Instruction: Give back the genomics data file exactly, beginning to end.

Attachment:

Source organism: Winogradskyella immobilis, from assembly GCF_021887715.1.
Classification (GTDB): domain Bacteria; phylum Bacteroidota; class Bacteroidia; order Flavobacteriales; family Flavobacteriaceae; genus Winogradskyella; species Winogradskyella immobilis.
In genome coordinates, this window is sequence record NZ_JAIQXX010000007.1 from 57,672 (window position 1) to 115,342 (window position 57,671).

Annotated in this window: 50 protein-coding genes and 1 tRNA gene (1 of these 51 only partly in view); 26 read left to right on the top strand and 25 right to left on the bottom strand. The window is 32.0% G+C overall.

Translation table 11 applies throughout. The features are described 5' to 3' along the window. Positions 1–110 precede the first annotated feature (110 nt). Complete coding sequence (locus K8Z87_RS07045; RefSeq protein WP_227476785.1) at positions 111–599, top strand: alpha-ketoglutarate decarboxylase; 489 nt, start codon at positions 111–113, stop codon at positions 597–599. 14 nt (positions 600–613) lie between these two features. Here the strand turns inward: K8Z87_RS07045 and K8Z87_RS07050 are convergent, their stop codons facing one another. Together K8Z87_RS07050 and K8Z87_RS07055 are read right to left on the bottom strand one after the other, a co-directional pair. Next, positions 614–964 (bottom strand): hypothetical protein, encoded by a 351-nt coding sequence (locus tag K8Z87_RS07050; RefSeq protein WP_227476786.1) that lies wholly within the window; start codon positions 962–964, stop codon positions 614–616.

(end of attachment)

Source organism: Winogradskyella immobilis, from assembly GCF_021887715.1.
Classification (GTDB): domain Bacteria; phylum Bacteroidota; class Bacteroidia; order Flavobacteriales; family Flavobacteriaceae; genus Winogradskyella; species Winogradskyella immobilis.
In genome coordinates, this window is sequence record NZ_JAIQXX010000007.1 from 57,672 (window position 1) to 115,342 (window position 57,671).

Annotated in this window: 50 protein-coding genes and 1 tRNA gene (1 of these 51 only partly in view); 26 read left to right on the top strand and 25 right to left on the bottom strand. The window is 32.0% G+C overall.

Translation table 11 applies throughout. The features are described 5' to 3' along the window. Positions 1–110 precede the first annotated feature (110 nt). Complete coding sequence (locus K8Z87_RS07045; RefSeq protein WP_227476785.1) at positions 111–599, top strand: alpha-ketoglutarate decarboxylase; 489 nt, start codon at positions 111–113, stop codon at positions 597–599. 14 nt (positions 600–613) lie between these two features. Here the strand turns inward: K8Z87_RS07045 and K8Z87_RS07050 are convergent, their stop codons facing one another. Together K8Z87_RS07050 and K8Z87_RS07055 are read right to left on the bottom strand one after the other, a co-directional pair. Next, positions 614–964 (bottom strand): hypothetical protein, encoded by a 351-nt coding sequence (locus tag K8Z87_RS07050; RefSeq protein WP_227476786.1) that lies wholly within the window; start codon positions 962–964, stop codon positions 614–616.